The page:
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Series: SPARROW [Monthly Pamphlet]

Works (46)

TitlesOrder
SPARROW 1: The Pastorals by Robert KellyINAUGURAL ISSUE: #1 - October 1972
SPARROW 2: The Sanjo Bridge by Clayton Eshleman#2 - November 1972
SPARROW 3: Form is an Extension of Content by Diane Wakoski#3 - December 1972
SPARROW 4: Three Stories by David Bromige#4 - January 1973
SPARROW 5: While the Music Played by Charles Bukowski#5 - February 1973
SPARROW 6: The Creative by Robert Creeley#6 - March 1973
SPARROW 7: Two Essays by Richard Grossinger#7 - April 1973
SPARROW 8: After the War : a Long Novel with Few Words by David Antin#8 - May 1973
SPARROW 9: Young Lust & Others by Sherril Jaffe#9 - June 1973
SPARROW 10: A Posthumous Sketch by Joyce Carol Oates#10 - July 1973
SPARROW 11: Six Poems by Michael Palmer#11 - August 1973
SPARROW 12: The Miracle by Fielding Dawson#12 - September 1973
SPARROW 13: Shape Shadow Elements Move by Larry Eigner#13 - October 1973
SPARROW 14: Inside Out by Robert Creeley#14 - November 1973
SPARROW 15: Own Your Body by Bobbie Louise Hawkins#15 - December 1973
SPARROW 16: A Fist Full (1956-1957) by Michael McClure#16 - January 1974
SPARROW 17: Suite by Tom Clark#17 - February 1974
SPARROW 18: Aux Morts by Clayton Eshleman#18 - March 1974
SPARROW 19: Plagiarized Material by Fernandes by Joyce Carol Oates#19 - April 1974
SPARROW 20: A Line of Sight by Robert Kelly#20 - May 1974
SPARROW 21: Looking for the King of Spain by Diane Wakoski#21 - June 1974
SPARROW 22: "22" by Gerard Malanga#22 - July 1974
SPARROW 23: Letter to Andre Breton by Antonin Artaud#23 - August 1974
SPARROW 24: The Cards by Jerome Rothenberg#24 - September 1974
SPARROW 25: Out of My Hands by David Bromige#25 - October 1974
SPARROW 26: Tiger Lilies by Fielding Dawson#26 - November 1974
SPARROW 27: Chicago by Tom Clark#27 - December 1974
SPARROW 28: Mahler by Theodore Enslin#28 - January 1975
SPARROW 30: Africa, Paris, Greece by Charles Bukowski#30 - March 1975
SPARROW 31: Creating a Personal Mythology by Diane Wakoski#31 - April 1975
SPARROW 33: For Dear Life by Cid Corman#33 - June 1975
SPARROW 37: Hadidan Aharam by Mohammed Mrabet#37 - October 1975
SPARROW 38: Eight Fairy Tales by Ron Loewinsohn#38 - November 1975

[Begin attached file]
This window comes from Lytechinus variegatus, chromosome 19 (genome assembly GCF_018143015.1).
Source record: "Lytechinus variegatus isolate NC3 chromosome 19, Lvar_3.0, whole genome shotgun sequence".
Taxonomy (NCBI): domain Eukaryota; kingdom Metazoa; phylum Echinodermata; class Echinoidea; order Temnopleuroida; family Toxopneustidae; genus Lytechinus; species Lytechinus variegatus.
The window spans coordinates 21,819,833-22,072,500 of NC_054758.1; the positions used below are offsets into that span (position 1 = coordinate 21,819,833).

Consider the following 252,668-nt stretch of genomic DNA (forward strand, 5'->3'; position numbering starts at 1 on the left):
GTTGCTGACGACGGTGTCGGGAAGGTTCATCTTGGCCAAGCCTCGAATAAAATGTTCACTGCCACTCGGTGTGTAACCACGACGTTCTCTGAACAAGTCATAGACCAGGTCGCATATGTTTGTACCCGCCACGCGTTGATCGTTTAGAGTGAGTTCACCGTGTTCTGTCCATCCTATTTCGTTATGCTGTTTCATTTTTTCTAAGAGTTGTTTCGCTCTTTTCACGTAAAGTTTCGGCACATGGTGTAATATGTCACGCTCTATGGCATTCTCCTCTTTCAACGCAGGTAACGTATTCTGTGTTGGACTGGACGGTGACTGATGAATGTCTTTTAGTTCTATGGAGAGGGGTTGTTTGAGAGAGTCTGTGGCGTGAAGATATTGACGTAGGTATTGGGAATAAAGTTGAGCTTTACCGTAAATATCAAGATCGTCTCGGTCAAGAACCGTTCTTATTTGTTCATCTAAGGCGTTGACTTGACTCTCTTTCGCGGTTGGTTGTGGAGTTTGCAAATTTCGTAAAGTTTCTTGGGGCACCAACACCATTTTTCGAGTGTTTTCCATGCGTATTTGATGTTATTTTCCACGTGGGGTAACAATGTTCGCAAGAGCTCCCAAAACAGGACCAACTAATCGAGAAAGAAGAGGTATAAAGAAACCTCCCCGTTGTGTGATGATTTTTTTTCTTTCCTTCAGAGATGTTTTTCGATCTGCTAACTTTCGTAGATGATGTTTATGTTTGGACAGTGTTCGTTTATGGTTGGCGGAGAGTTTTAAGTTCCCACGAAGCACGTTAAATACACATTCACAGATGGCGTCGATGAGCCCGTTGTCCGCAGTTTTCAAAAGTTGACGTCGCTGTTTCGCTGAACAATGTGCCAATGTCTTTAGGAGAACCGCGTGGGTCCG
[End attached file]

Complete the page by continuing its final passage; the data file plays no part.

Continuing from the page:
SPARROW 39: Squaw Valley by Sherril Jaffe#39 - December 1975
SPARROW 40: Was That a Real Poem or Did You Just Make It Up Yourself by Robert Creeley#40 - January 1976
SPARROW 42: Credences of Winter by David Bromige#42 - March 1976
SPARROW 43: The Horses of the Sea by Charles Olson#43 - April 1976
SPARROW 45: The Blessing by Joyce Carol Oates#45 - June 1976
SPARROW 50: Variations on a Theme : an Essay on Revision by Diane Wakoski#50 - November 1976
SPARROW 54: Maybe Tomorrow by Charles Bukowski#54 - March 1977
SPARROW 57: Core Meander by Clayton Eshleman#57 - June 1977
SPARROW 58: Three Early Stories by Paul Goodman#58 - July 1977
SPARROW 59: Art in the Court of the Blue Fag by Wanda Coleman#59 - August 1977
SPARROW 63: Dionysus & the Beat. Four Letters on the Archetype by William Everson#63 - December 1977
SPARROW 67: Birdscapes, with Seaside by Nathaniel Tarn#67 - April 1978
SPARROW 72: We'll Take Them by Charles BukowskiFINAL ISSUE: #72 - September 1978

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Series description

Series?!

How do series work?

To create a series or add a work to it, go to a "work" page. The "Common Knowledge" section now includes a "Series" field. Enter the name of the series to add the book to it.

Works can belong to more than one series. In some cases, as with Chronicles of Narnia, disagreements about order necessitate the creation of more than one series.

Tip: If the series has an order, add a number or other descriptor in parenthesis after the series title (eg., "Chronicles of Prydain (book 1)"). By default, it sorts by the number, or alphabetically if there is no number. If you want to force a particular order, use the | character to divide the number and the descriptor. So, "(0|prequel)" sorts by 0 under the label "prequel."

What isn't a series?

Series was designed to cover groups of books generally understood as such (see Wikipedia: Book series). Like many concepts in the book world, "series" is a somewhat fluid and contested notion. A good rule of thumb is that series have a conventional name and are intentional creations, on the part of the author or publisher. For now, avoid forcing the issue with mere "lists" of works possessing an arbitrary shared characteristic, such as relating to a particular place. Avoid series that cross authors, unless the authors were or became aware of the series identification (eg., avoid lumping Jane Austen with her continuators).

Also avoid publisher series, unless the publisher has a true monopoly over the "works" in question. So, the Dummies guides are a series of works. But the Loeb Classical Library is a series of editions, not of works.

Helpers

Conkie (74), aulsmith (1)
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